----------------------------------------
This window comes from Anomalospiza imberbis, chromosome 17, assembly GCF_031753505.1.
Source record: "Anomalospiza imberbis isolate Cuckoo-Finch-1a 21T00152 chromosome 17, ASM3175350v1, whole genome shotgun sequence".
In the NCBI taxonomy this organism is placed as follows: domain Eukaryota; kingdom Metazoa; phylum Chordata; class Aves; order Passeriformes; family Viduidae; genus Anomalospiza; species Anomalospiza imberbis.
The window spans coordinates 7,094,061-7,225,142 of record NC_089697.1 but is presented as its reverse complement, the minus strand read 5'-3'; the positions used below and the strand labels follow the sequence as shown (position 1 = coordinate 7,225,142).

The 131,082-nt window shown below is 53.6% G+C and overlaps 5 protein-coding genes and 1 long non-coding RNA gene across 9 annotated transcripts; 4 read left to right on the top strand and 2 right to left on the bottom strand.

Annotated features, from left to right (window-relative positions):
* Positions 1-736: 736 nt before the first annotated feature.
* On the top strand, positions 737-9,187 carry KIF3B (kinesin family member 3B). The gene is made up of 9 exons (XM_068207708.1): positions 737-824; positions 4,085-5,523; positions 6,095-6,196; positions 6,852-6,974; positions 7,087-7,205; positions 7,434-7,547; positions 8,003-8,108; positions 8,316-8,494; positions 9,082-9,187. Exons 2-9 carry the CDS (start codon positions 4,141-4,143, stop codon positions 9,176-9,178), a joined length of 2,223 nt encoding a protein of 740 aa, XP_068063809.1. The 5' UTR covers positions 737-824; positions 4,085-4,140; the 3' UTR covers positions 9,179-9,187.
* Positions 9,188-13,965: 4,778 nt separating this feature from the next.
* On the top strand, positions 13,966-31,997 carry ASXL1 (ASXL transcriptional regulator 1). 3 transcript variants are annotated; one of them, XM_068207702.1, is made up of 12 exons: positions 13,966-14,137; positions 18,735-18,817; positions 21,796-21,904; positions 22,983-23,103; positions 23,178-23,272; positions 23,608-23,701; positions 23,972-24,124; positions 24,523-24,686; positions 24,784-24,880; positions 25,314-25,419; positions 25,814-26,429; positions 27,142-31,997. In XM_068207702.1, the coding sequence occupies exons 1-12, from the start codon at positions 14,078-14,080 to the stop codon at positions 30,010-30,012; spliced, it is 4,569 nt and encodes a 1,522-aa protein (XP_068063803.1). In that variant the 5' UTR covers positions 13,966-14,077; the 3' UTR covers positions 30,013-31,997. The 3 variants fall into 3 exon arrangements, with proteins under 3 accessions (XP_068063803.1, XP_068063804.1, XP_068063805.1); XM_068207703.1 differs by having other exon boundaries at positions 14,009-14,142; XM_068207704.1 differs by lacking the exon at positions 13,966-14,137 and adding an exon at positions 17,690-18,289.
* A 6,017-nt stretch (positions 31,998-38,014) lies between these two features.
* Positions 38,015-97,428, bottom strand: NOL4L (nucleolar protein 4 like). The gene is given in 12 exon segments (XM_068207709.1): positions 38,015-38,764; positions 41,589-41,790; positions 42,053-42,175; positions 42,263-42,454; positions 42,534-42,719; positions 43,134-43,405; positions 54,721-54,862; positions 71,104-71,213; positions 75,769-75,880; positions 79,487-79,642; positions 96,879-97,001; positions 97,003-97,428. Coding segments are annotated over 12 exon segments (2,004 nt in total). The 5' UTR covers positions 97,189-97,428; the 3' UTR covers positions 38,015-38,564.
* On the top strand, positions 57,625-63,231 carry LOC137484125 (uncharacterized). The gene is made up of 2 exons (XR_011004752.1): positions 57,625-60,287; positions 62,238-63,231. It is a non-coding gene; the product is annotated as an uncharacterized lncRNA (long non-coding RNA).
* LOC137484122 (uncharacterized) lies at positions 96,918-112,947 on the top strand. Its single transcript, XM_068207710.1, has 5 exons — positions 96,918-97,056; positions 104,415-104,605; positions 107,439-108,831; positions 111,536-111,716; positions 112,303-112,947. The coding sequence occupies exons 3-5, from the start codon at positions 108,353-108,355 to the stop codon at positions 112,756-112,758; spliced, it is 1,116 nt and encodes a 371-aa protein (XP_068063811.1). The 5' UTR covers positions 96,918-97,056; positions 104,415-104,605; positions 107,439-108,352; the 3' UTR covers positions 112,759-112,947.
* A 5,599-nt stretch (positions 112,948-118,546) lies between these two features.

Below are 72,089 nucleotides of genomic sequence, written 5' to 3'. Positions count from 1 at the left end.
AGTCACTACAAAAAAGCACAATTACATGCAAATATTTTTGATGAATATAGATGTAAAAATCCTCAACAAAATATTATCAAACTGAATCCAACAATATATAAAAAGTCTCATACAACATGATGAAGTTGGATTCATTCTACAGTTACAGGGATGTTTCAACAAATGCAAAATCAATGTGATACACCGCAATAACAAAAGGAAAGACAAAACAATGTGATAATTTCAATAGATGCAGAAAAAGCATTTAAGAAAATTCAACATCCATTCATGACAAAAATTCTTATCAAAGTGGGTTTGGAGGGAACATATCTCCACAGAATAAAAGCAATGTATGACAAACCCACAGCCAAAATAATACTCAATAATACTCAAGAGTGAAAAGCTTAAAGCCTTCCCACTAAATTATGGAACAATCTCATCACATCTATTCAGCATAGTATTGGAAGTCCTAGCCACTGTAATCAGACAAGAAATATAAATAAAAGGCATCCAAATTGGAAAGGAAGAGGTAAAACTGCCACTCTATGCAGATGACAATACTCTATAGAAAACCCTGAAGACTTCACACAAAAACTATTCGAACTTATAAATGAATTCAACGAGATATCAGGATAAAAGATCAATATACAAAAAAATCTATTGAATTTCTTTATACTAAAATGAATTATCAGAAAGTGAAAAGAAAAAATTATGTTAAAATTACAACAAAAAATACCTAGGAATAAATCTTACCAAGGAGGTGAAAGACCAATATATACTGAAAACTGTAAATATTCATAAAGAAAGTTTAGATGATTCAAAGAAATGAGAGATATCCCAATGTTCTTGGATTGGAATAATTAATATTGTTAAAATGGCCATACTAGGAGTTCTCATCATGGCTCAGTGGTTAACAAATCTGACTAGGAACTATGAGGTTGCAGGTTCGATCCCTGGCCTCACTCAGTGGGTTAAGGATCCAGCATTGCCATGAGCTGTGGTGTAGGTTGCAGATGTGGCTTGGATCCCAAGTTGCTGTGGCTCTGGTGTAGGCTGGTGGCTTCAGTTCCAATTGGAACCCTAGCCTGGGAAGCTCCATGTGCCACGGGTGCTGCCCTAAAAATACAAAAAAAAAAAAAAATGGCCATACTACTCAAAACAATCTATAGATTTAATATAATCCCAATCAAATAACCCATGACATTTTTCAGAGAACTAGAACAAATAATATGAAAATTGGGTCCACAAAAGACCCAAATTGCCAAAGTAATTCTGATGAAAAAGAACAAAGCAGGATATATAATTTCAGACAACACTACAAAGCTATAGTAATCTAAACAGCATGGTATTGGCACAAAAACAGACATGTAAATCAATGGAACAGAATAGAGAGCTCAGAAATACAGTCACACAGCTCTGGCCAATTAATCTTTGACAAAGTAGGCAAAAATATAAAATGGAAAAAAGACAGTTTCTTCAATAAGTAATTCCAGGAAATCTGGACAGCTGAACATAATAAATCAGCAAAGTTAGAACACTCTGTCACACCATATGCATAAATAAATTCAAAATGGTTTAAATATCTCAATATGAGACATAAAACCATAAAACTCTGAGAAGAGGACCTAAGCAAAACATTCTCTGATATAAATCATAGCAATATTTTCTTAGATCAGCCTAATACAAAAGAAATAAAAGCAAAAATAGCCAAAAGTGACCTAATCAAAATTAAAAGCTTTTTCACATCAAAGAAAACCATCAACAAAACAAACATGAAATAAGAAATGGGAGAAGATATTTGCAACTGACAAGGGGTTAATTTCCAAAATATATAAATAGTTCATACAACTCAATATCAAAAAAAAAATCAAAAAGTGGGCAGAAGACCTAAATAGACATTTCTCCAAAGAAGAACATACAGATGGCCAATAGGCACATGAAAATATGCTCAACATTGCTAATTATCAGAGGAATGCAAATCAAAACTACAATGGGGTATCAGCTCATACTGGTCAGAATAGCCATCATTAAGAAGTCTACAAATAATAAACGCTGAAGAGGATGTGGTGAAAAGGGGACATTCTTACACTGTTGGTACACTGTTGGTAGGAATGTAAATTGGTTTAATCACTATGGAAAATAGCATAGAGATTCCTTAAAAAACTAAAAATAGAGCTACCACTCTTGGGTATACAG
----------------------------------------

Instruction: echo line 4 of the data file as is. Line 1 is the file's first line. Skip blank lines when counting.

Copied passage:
The window spans coordinates 7,094,061-7,225,142 of record NC_089697.1 but is presented as its reverse complement, the minus strand read 5'-3'; the positions used below and the strand labels follow the sequence as shown (position 1 = coordinate 7,225,142).